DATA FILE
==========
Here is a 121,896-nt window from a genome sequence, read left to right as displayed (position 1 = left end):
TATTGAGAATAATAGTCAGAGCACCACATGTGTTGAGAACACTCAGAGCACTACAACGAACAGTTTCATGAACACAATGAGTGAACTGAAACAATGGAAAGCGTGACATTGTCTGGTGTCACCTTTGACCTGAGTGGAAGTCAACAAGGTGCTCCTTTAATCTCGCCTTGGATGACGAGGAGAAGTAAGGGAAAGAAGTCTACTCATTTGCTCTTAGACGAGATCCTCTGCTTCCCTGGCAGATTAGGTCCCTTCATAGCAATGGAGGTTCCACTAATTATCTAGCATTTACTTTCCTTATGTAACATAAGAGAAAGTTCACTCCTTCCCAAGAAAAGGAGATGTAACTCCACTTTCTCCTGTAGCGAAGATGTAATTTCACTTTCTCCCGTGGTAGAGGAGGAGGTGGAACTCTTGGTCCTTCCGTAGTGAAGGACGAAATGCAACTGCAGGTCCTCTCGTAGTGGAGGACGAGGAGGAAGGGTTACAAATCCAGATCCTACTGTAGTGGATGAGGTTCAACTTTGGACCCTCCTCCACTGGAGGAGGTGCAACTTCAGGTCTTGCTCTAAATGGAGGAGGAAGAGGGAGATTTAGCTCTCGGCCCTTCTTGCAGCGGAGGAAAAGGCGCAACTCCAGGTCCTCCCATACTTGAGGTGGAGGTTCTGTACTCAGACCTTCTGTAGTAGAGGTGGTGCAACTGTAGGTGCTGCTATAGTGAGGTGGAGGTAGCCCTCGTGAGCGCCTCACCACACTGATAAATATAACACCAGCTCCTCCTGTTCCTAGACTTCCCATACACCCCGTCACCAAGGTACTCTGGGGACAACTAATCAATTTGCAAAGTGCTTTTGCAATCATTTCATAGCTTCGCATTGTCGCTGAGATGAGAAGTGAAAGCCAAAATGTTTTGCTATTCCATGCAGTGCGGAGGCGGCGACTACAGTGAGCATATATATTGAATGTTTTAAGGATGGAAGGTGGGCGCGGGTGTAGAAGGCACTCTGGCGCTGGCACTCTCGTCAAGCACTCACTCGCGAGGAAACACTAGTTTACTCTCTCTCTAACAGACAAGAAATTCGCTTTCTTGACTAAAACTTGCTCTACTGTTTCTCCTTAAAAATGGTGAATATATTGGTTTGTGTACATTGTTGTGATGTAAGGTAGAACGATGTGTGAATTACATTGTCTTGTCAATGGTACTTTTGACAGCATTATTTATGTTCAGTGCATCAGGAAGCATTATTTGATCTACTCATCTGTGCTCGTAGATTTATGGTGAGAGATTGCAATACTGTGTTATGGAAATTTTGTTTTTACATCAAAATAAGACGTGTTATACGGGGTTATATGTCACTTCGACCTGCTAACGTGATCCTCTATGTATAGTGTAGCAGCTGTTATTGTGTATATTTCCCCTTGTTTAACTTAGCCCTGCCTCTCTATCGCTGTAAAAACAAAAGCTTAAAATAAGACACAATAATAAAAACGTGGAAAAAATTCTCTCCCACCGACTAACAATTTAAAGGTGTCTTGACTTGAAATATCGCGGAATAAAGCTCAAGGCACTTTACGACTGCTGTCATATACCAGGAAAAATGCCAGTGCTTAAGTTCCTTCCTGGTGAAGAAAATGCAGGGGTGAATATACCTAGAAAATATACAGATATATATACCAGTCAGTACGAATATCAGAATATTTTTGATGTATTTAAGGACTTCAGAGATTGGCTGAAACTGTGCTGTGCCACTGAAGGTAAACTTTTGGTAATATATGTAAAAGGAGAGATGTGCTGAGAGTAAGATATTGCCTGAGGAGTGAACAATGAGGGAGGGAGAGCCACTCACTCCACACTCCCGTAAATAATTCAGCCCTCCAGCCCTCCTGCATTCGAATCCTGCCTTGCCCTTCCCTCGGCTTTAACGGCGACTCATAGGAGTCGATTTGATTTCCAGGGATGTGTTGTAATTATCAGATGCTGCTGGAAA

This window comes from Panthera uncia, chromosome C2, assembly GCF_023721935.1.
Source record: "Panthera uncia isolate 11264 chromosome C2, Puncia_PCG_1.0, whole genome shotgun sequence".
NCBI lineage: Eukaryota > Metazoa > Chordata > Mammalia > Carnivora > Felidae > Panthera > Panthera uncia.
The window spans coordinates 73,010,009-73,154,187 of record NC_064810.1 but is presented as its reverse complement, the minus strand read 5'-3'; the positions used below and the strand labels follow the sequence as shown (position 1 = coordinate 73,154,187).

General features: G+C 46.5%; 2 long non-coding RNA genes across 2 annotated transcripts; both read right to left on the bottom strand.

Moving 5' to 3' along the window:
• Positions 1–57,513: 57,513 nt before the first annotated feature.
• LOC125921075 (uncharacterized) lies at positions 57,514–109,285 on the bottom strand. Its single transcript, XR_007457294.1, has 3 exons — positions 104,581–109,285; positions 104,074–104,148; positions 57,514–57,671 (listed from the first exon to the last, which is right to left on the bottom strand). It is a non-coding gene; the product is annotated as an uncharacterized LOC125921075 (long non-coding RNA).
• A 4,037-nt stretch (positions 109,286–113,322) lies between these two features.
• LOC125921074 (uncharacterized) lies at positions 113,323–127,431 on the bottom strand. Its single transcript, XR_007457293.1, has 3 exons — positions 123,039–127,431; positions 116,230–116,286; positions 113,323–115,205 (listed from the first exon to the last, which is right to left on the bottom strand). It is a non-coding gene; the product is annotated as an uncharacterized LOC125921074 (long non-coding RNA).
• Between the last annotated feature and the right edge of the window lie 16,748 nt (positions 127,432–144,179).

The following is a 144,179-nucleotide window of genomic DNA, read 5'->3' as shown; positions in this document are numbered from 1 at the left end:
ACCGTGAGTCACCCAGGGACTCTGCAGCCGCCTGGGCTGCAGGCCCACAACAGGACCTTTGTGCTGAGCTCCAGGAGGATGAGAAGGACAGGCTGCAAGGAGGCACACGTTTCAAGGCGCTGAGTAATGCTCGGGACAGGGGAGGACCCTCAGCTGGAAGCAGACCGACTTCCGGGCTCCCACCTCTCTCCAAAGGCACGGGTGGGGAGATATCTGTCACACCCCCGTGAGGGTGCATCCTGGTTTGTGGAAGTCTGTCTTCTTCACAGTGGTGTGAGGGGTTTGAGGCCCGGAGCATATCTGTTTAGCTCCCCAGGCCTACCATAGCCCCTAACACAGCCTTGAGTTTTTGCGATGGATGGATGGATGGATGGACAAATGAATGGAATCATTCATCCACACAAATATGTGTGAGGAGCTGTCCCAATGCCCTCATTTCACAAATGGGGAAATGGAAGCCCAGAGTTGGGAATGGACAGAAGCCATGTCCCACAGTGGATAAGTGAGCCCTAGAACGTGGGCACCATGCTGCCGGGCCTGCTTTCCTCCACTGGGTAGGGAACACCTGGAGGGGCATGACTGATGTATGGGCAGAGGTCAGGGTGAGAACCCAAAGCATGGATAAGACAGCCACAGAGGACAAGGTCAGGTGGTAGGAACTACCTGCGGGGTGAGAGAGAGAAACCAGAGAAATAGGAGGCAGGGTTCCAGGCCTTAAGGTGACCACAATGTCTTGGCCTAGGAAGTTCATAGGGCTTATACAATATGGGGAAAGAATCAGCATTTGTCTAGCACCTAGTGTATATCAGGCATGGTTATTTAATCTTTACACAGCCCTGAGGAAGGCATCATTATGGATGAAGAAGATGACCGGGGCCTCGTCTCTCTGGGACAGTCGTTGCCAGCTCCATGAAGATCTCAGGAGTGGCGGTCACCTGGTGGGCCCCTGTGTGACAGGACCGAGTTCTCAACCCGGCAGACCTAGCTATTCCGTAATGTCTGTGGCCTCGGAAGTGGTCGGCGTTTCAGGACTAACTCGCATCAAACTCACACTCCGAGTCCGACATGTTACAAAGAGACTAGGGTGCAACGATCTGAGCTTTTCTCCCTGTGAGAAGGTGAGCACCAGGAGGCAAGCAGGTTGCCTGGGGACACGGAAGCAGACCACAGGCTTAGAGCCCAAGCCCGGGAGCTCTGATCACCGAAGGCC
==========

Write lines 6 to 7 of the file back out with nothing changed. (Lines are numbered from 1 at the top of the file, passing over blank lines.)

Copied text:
The window spans coordinates 73,010,009-73,154,187 of record NC_064810.1 but is presented as its reverse complement, the minus strand read 5'-3'; the positions used below and the strand labels follow the sequence as shown (position 1 = coordinate 73,154,187).

General features: G+C 46.5%; 2 long non-coding RNA genes across 2 annotated transcripts; both read right to left on the bottom strand.